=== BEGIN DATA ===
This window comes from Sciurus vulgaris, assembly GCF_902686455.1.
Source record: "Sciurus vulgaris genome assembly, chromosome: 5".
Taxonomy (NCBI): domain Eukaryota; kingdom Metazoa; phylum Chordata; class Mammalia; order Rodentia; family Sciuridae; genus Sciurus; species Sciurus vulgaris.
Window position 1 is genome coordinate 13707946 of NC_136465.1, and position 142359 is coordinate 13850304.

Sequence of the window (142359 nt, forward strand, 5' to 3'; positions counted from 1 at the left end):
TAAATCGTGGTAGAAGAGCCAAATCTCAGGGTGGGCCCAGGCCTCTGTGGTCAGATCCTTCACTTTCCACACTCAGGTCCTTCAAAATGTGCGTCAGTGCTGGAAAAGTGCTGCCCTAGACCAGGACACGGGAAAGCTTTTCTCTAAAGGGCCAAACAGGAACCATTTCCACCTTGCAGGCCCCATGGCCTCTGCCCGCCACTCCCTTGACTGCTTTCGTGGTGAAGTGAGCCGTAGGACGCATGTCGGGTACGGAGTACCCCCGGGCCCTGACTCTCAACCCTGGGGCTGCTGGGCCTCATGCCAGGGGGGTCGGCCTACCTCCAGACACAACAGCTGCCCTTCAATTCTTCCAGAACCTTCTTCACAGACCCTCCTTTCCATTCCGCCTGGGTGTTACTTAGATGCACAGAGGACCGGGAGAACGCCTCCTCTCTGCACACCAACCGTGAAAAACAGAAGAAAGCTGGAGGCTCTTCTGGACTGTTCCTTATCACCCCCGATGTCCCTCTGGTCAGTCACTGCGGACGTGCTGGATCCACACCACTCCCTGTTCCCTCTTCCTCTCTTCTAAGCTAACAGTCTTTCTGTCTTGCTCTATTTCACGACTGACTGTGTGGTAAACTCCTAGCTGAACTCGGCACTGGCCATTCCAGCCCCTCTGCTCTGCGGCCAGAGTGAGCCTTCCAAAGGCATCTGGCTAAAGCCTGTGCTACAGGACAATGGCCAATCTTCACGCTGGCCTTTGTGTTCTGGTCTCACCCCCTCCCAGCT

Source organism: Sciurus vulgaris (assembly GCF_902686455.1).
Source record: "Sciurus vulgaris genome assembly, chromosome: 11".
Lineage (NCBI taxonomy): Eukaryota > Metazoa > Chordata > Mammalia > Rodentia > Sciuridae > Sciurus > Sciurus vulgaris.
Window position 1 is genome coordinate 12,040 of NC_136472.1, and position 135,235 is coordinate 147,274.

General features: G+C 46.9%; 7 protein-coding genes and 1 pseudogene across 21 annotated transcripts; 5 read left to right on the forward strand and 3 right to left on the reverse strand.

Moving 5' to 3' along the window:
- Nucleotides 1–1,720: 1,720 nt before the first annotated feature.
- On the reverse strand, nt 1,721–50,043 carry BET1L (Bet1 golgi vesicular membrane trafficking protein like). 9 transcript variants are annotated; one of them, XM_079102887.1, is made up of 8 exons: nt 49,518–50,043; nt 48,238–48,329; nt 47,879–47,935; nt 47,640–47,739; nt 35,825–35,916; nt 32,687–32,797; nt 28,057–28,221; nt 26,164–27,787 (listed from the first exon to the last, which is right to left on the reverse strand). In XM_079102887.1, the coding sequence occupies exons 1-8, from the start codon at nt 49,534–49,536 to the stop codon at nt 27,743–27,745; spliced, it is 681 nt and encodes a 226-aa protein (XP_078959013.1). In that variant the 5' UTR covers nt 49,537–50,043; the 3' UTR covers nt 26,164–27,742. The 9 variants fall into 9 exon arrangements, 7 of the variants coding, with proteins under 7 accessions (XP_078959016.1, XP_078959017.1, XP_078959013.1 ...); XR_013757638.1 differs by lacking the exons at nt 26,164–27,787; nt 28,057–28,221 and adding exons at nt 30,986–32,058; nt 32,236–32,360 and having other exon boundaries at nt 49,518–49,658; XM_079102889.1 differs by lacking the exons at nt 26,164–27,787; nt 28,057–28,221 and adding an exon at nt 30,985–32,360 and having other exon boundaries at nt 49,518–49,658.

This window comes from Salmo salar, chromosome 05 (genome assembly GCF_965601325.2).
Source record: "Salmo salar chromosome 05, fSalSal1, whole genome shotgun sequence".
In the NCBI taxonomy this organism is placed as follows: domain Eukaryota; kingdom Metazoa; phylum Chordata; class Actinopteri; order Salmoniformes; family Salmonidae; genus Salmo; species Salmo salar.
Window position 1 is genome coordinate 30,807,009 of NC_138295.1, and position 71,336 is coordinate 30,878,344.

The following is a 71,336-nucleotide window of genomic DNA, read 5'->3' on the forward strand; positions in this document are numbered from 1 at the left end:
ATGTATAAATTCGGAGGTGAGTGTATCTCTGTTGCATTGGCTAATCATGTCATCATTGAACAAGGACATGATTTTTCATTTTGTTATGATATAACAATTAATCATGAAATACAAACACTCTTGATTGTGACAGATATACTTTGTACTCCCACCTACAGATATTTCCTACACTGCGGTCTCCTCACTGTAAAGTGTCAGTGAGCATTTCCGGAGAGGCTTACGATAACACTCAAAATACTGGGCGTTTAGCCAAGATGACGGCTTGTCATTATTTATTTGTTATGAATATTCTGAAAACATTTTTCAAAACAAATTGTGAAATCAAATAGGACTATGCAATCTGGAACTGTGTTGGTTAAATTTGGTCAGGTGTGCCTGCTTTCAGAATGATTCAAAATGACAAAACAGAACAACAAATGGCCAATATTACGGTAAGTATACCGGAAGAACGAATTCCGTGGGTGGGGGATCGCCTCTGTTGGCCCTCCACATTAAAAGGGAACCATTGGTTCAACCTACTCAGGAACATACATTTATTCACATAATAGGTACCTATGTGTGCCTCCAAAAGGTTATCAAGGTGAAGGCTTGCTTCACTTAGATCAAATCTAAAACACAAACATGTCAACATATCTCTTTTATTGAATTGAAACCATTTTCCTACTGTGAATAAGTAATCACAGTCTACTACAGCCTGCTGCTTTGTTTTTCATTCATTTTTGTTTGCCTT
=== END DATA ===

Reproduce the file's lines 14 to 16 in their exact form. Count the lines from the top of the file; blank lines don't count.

- On the reverse strand, nt 1,721–50,043 carry BET1L (Bet1 golgi vesicular membrane trafficking protein like). 9 transcript variants are annotated; one of them, XM_079102887.1, is made up of 8 exons: nt 49,518–50,043; nt 48,238–48,329; nt 47,879–47,935; nt 47,640–47,739; nt 35,825–35,916; nt 32,687–32,797; nt 28,057–28,221; nt 26,164–27,787 (listed from the first exon to the last, which is right to left on the reverse strand). In XM_079102887.1, the coding sequence occupies exons 1-8, from the start codon at nt 49,534–49,536 to the stop codon at nt 27,743–27,745; spliced, it is 681 nt and encodes a 226-aa protein (XP_078959013.1). In that variant the 5' UTR covers nt 49,537–50,043; the 3' UTR covers nt 26,164–27,742. The 9 variants fall into 9 exon arrangements, 7 of the variants coding, with proteins under 7 accessions (XP_078959016.1, XP_078959017.1, XP_078959013.1 ...); XR_013757638.1 differs by lacking the exons at nt 26,164–27,787; nt 28,057–28,221 and adding exons at nt 30,986–32,058; nt 32,236–32,360 and having other exon boundaries at nt 49,518–49,658; XM_079102889.1 differs by lacking the exons at nt 26,164–27,787; nt 28,057–28,221 and adding an exon at nt 30,985–32,360 and having other exon boundaries at nt 49,518–49,658.

This window comes from Salmo salar, chromosome 05 (genome assembly GCF_965601325.2).
Source record: "Salmo salar chromosome 05, fSalSal1, whole genome shotgun sequence".